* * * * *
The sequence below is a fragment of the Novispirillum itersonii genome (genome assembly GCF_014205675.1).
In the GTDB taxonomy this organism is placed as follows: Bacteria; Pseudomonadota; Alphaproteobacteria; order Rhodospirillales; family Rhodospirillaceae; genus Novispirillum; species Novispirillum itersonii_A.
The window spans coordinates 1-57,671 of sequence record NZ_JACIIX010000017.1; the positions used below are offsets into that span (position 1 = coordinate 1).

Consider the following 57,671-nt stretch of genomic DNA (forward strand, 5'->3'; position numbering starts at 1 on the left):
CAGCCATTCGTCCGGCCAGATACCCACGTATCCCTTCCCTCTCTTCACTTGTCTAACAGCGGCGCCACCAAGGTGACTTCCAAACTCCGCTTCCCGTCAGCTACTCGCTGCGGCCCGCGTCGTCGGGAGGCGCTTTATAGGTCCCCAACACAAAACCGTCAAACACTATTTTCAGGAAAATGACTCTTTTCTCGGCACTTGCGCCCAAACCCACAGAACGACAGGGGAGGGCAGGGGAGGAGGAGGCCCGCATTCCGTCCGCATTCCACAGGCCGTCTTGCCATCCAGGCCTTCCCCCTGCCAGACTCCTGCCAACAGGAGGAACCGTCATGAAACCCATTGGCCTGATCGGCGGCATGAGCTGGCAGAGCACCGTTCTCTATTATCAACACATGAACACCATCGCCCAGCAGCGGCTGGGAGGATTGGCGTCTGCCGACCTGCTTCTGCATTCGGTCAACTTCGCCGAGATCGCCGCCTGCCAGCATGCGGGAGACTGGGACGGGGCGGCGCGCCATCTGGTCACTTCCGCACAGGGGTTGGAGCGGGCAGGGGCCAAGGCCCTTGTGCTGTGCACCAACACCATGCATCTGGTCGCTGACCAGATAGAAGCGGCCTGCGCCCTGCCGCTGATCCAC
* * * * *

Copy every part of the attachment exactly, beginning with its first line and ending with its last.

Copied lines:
The sequence below is a fragment of the Novispirillum itersonii genome (genome assembly GCF_014205675.1).
In the GTDB taxonomy this organism is placed as follows: Bacteria; Pseudomonadota; Alphaproteobacteria; order Rhodospirillales; family Rhodospirillaceae; genus Novispirillum; species Novispirillum itersonii_A.
The window spans coordinates 1-57,671 of sequence record NZ_JACIIX010000017.1; the positions used below are offsets into that span (position 1 = coordinate 1).

Consider the following 57,671-nt stretch of genomic DNA (forward strand, 5'->3'; position numbering starts at 1 on the left):
CAGCCATTCGTCCGGCCAGATACCCACGTATCCCTTCCCTCTCTTCACTTGTCTAACAGCGGCGCCACCAAGGTGACTTCCAAACTCCGCTTCCCGTCAGCTACTCGCTGCGGCCCGCGTCGTCGGGAGGCGCTTTATAGGTCCCCAACACAAAACCGTCAAACACTATTTTCAGGAAAATGACTCTTTTCTCGGCACTTGCGCCCAAACCCACAGAACGACAGGGGAGGGCAGGGGAGGAGGAGGCCCGCATTCCGTCCGCATTCCACAGGCCGTCTTGCCATCCAGGCCTTCCCCCTGCCAGACTCCTGCCAACAGGAGGAACCGTCATGAAACCCATTGGCCTGATCGGCGGCATGAGCTGGCAGAGCACCGTTCTCTATTATCAACACATGAACACCATCGCCCAGCAGCGGCTGGGAGGATTGGCGTCTGCCGACCTGCTTCTGCATTCGGTCAACTTCGCCGAGATCGCCGCCTGCCAGCATGCGGGAGACTGGGACGGGGCGGCGCGCCATCTGGTCACTTCCGCACAGGGGTTGGAGCGGGCAGGGGCCAAGGCCCTTGTGCTGTGCACCAACACCATGCATCTGGTCGCTGACCAGATAGAAGCGGCCTGCGCCCTGCCGCTGATCCAC